KeyError: 'text' when using ner.batch-train

ner
usage
solved

(Kaisa Korsak) #1

Hi,
I’ve used spaCy before, but I’m fairly new to Prodigy. So far I managed to find all answers on this page and I’ve seen this topic:


which seems to discuss a similar problem: when I run ner.batch-train I get the following error:
Traceback (most recent call last):
File “/anaconda3/lib/python3.6/runpy.py”, line 193, in _run_module_as_main
main”, mod_spec)
File “/anaconda3/lib/python3.6/runpy.py”, line 85, in _run_code
exec(code, run_globals)
File “/anaconda3/lib/python3.6/site-packages/prodigy/main.py”, line 259, in
controller = recipe(args, use_plac=True)
File “cython_src/prodigy/core.pyx”, line 253, in prodigy.core.recipe.recipe_decorator.recipe_proxy
File “/anaconda3/lib/python3.6/site-packages/plac_core.py”, line 328, in call
cmd, result = parser.consume(arglist)
File “/anaconda3/lib/python3.6/site-packages/plac_core.py”, line 207, in consume
return cmd, self.func(
(args + varargs + extraopts), **kwargs)
File “/anaconda3/lib/python3.6/site-packages/prodigy/recipes/ner.py”, line 385, in batch_train
examples = merge_spans(DB.get_dataset(dataset))
File “cython_src/prodigy/models/ner.pyx”, line 37, in prodigy.models.ner.merge_spans
KeyError: ‘text’

I checked the training.jsonl file and found two occurrences of empty spans. I guess that’s what’s causing the trouble? How do I fix that? I have run a couple of rounds of ner.teach and ner.batch-train with no problem until now. I didn’t add the spans myself. If it helps, the spans are empty for tokens “\r” and “\n”.


(Ines Montani) #2

Hi! Empty spans should be fine, because this is a totally valid annotation – a text can just not have any entity spans. In your case, it looks like it comes across an example with no "text", which is very strange :thinking: If you export your dataset using db-out, is there any example that doesn’t have a top-level "text" property?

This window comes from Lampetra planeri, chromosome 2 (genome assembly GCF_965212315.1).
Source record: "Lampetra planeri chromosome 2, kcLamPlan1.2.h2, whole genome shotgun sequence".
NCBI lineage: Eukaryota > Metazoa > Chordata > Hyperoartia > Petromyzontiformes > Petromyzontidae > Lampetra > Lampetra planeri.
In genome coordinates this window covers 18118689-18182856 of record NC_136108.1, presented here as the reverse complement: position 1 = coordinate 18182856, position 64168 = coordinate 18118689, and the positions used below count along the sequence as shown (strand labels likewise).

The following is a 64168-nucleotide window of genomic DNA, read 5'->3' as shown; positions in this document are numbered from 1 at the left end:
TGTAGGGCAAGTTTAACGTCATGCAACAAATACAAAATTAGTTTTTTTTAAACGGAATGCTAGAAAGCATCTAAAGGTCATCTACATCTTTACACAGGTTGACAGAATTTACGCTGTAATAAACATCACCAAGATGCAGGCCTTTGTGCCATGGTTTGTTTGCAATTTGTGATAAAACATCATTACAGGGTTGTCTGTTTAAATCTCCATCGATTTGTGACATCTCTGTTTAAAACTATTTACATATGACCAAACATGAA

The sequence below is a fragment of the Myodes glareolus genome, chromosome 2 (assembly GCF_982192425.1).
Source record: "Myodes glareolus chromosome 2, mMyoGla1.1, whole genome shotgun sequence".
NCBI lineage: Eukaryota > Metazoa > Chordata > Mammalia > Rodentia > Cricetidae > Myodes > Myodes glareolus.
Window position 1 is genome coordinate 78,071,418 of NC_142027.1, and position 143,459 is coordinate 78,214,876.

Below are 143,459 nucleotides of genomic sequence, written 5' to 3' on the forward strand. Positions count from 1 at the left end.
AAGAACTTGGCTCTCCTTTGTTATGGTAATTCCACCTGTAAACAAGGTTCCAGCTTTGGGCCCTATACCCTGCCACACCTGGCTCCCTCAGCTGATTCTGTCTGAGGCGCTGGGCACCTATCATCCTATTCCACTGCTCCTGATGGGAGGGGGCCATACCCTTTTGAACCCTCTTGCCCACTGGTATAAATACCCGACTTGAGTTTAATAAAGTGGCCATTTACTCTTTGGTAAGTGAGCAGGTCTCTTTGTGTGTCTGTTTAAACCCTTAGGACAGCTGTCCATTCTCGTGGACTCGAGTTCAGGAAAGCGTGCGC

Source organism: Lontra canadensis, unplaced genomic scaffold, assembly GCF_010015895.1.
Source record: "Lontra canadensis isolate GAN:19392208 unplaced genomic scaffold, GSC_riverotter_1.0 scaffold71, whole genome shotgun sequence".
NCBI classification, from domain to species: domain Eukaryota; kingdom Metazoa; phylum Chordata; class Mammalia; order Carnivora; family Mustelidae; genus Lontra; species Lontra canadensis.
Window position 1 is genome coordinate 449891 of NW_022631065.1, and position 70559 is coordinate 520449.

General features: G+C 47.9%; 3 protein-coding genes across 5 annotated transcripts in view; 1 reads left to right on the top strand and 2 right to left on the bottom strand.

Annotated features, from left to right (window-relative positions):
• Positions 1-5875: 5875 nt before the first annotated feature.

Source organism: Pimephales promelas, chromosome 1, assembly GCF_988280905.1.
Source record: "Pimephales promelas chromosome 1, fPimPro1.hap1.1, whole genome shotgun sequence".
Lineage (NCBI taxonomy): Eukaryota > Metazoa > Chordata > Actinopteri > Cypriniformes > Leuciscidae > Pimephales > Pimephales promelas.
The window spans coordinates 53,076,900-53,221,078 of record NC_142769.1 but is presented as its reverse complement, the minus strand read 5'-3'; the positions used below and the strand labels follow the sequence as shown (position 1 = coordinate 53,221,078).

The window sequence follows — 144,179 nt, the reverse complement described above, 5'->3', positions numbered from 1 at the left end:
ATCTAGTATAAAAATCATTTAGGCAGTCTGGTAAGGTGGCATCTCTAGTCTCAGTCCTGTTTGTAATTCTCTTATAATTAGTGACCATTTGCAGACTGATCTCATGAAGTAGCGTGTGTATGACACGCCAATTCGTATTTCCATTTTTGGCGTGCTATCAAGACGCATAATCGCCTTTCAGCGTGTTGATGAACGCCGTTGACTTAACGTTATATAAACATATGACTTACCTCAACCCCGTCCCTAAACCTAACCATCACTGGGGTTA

(Kaisa Korsak) #3

Yes, I found around 200 examples of no “text”. I suspect they came from ner.eval-ab that I run once to compare datasets, because they all contain “mapping”:{“B”:“accept”,“A”:“reject”} etc. What did I do wrong this time? :smile:


(Ines Montani) #4

Ah, glad you found them! I think the problem here is that you’ve added different “types” of annotations to the same dataset. Ideally, if you want to run a different recipe like eva-ab, you also want to save those annotations to a different dataset so they’re separate from the annotations you’ll be using for training later on.

(If possible, I’d recommend to always use separate datasets for different things you’re doing. Even if you’re collecting annotations of the same type, merging datasets is usually easier than splitting them.)


(Kaisa Korsak) #5

Thanks for the response, I managed to copy the correct parts of the dataset to a new one and it worked :slight_smile: I tried to train the model some more and even though it had about 90% accuracy it failed on one of the entities quite often. So I tried ner.manual for that particular label and now the overall accuracy dropped to 30% and then got even lower, the model seems to have forgotten the other labels. Why is that so and how do I fix this? I use the --patterns to help prodigy to suggest correct entities and it worked very well until now. Now I get very random suggestions that are mostly wrong (similar to those I got at the very beginning before I used patterns). I understand that this entity is problematic, because it consists of multiple tokens, but why are the other entities not working anymore?


(Matthew Honnibal) #6

There could be a couple of explanations for that. One thing to check is that the evaluation data hasn’t changed. If you’re not using a dedicated evaluation set, but are instead using the random split, then your evaluation data will be changing as you conduct more annotation. When you focus on the most difficult entity type, you’re making the evaluation harder. If you’re still using a random evaluation split, you’ll want to switch over to getting a dedicated test set soon, so you can more reliably reason about what’s going on.

The drop to 30% is pretty significant, though. So, maybe it’s not just the evaluation. Depending on the sequence of operations you’ve done, you might have ended up training a new entity type on top of a model with a number of previous entity types, which sometimes produces bad results. When you do batch train, you usually want to make sure you’re passing in a new model that doesn’t have pre-trained named entities.

Another way things can go wrong is that the algorithm that learns from incomplete annotations (such as produced by ner.teach) doesn’t work as well when there are lots of entity types. As you get more annotations, it’s useful to build up a sample of complete and correct annotations, perhaps using the silver to gold recipe here: https://github.com/explosion/prodigy-recipes/blob/master/ner/ner_silver_to_gold.py If you have a dataset where you know that all of the examples have all the entities you want to learn fully annotated, you can then use the --no-missing flag during ner.batch-train. This makes training proceed much more accurately.

Apologies that my response is a bit vague — I’m not 100% sure what the problem is, and I don’t want to mislead you!


(Kaisa Korsak) #7

Thank you for your suggestions, I’ll experiment with the model/data and see what happens :slight_smile: